I like Christmas music probably about as much as your average guy does. I’m not the kind of person that wants to start playing it while everyone is setting up their stuff for Halloween and stop playing when we celebrate Memorial Day. Not that there’s anything wrong with that, but in my opinion, there’s only so many different arrangements you can do (and listen to!) of Silver Bells, Silent Night & Chestnuts Roasting on an Open Fire. These get real old, real quick. My wife would probably call me a scrooge for this, but I’m glad that all radio stations don’t play Christmas music 24-7 during the month of December.
There is one exception, however – the Trans-Siberian Orchestra. If there was a radio station that played nothing but TSO year round, I would have it preset to my #1 station on my truck radio. Now, before you think that there is some hope for me after all, be warned that TSO is not exactly what you would call traditional. TSO is similar to the Mannheim Steamroller. Only on steroids. TSO is what you would get if you crossed Metalica and Nat King Cole. But even then, their style is as varied as it is non-traditional.
For example, in the beautifully stirring Christmas Canon (below) you have a simple orchestral piece set to Pachabel’s Canon accompanied by a children’s choir. If you can watch the video or listen to this piece without being touched, perhaps you should check your pulse.
Compare that with their "O Come All Ye Faithful/O Holy Night" arrangement (my absolute favorite of theirs) and you’re probably left wondering if this is the same group.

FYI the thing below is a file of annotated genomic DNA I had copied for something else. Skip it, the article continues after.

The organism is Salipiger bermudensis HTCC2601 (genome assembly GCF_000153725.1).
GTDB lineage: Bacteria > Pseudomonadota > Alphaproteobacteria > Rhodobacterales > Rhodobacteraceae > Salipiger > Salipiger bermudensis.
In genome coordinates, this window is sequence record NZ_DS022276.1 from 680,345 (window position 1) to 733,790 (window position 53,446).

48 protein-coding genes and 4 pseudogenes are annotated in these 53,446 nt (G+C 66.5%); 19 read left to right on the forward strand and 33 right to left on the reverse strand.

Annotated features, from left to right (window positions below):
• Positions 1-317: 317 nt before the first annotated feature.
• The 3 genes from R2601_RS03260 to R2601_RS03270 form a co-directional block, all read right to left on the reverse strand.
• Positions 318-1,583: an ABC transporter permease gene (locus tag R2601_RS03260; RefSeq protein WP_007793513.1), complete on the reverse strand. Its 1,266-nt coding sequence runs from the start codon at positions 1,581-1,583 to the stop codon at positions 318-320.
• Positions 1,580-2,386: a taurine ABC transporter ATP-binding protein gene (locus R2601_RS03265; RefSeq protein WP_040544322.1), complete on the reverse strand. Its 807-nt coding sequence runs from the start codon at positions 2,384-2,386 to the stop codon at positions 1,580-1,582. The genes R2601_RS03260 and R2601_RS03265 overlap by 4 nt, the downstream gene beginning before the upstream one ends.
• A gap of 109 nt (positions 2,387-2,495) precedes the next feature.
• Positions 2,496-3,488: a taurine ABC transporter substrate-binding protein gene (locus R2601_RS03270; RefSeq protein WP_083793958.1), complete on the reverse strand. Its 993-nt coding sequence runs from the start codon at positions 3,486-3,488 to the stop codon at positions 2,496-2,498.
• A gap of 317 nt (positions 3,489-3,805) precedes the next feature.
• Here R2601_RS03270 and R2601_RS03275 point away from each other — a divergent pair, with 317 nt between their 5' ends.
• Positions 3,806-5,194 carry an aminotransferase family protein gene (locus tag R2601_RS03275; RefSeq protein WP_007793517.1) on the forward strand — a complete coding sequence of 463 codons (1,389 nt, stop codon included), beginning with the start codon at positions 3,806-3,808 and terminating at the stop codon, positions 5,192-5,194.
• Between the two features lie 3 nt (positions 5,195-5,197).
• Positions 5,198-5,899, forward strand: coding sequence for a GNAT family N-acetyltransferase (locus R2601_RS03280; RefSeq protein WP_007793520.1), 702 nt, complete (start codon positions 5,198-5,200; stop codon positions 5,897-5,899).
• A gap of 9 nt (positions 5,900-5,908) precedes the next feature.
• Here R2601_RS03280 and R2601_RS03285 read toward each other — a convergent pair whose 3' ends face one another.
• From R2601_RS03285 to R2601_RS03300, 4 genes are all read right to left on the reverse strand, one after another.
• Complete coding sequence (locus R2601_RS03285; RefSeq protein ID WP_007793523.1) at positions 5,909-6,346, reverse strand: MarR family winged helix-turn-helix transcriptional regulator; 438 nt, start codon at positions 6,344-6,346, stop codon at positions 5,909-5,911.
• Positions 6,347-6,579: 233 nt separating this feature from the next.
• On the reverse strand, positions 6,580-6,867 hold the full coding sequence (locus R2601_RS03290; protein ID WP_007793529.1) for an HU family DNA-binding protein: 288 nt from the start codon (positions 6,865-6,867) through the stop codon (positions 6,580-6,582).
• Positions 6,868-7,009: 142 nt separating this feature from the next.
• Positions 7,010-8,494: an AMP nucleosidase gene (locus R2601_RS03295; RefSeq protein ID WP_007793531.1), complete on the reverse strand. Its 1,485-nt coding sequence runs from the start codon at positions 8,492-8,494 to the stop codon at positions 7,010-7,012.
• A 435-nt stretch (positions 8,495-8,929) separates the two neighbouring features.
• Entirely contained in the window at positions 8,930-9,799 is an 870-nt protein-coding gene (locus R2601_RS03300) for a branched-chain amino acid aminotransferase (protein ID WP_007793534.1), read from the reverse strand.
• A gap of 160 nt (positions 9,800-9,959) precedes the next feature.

But even in this ramped up version of two beloved Christmas hymns, you are still left almost breathless at the beauty of the music. Even if the musicians didn’t intend on conveying this thought, in listening to this piece I’m left with the impression that perhaps in Heaven it wasn’t a “Silent Night” on that Christmas evening, but one of majestic triumph and celebration as the pivotal point of all history comes to fruition in the birth of Jesus Christ. As I listen to the first part of the song, I imagine the shepherds out in the fields, listening as the angel of God proclaims “I bring you good news!” Then the song builds as the entire angelic chorus join him in singing “Glory to God in the Highest!!” The song then reverts back to the shepherds immediately after the sky turns dark once again, the air still crackling with excitement, but the song now focuses once more on a bunch of lowly shepherds filled with nervous curiosity and brimming with the desire to go find the Messiah.
They have so many other original scores and arrangements of traditional songs too that run the entire spectrum of style. So if you’re into non-traditionally traditional music, you’ve got to check out the Trans-Siberian Orchestra.